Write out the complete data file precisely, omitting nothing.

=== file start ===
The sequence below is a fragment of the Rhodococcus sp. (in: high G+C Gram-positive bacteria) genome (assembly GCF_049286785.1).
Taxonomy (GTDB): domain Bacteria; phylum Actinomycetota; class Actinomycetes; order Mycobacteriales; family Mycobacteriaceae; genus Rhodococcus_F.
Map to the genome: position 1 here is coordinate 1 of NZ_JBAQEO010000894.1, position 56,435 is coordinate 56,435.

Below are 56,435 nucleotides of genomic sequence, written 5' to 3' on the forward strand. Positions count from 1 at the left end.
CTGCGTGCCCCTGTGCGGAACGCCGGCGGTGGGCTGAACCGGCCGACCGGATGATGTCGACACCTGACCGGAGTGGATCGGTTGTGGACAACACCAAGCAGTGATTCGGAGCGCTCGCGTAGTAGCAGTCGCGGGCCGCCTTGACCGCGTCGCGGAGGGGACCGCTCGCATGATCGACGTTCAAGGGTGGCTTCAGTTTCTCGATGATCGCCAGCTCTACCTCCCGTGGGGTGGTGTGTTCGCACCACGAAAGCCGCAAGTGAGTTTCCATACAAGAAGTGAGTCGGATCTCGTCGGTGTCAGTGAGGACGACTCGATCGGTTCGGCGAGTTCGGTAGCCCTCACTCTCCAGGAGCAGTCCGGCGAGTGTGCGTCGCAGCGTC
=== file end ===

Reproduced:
The sequence below is a fragment of the Rhodococcus sp. (in: high G+C Gram-positive bacteria) genome (assembly GCF_049286785.1).
Taxonomy (GTDB): domain Bacteria; phylum Actinomycetota; class Actinomycetes; order Mycobacteriales; family Mycobacteriaceae; genus Rhodococcus_F.
Map to the genome: position 1 here is coordinate 1 of NZ_JBAQEO010000894.1, position 56,435 is coordinate 56,435.

Below are 56,435 nucleotides of genomic sequence, written 5' to 3' on the forward strand. Positions count from 1 at the left end.
CTGCGTGCCCCTGTGCGGAACGCCGGCGGTGGGCTGAACCGGCCGACCGGATGATGTCGACACCTGACCGGAGTGGATCGGTTGTGGACAACACCAAGCAGTGATTCGGAGCGCTCGCGTAGTAGCAGTCGCGGGCCGCCTTGACCGCGTCGCGGAGGGGACCGCTCGCATGATCGACGTTCAAGGGTGGCTTCAGTTTCTCGATGATCGCCAGCTCTACCTCCCGTGGGGTGGTGTGTTCGCACCACGAAAGCCGCAAGTGAGTTTCCATACAAGAAGTGAGTCGGATCTCGTCGGTGTCAGTGAGGACGACTCGATCGGTTCGGCGAGTTCGGTAGCCCTCACTCTCCAGGAGCAGTCCGGCGAGTGTGCGTCGCAGCGTC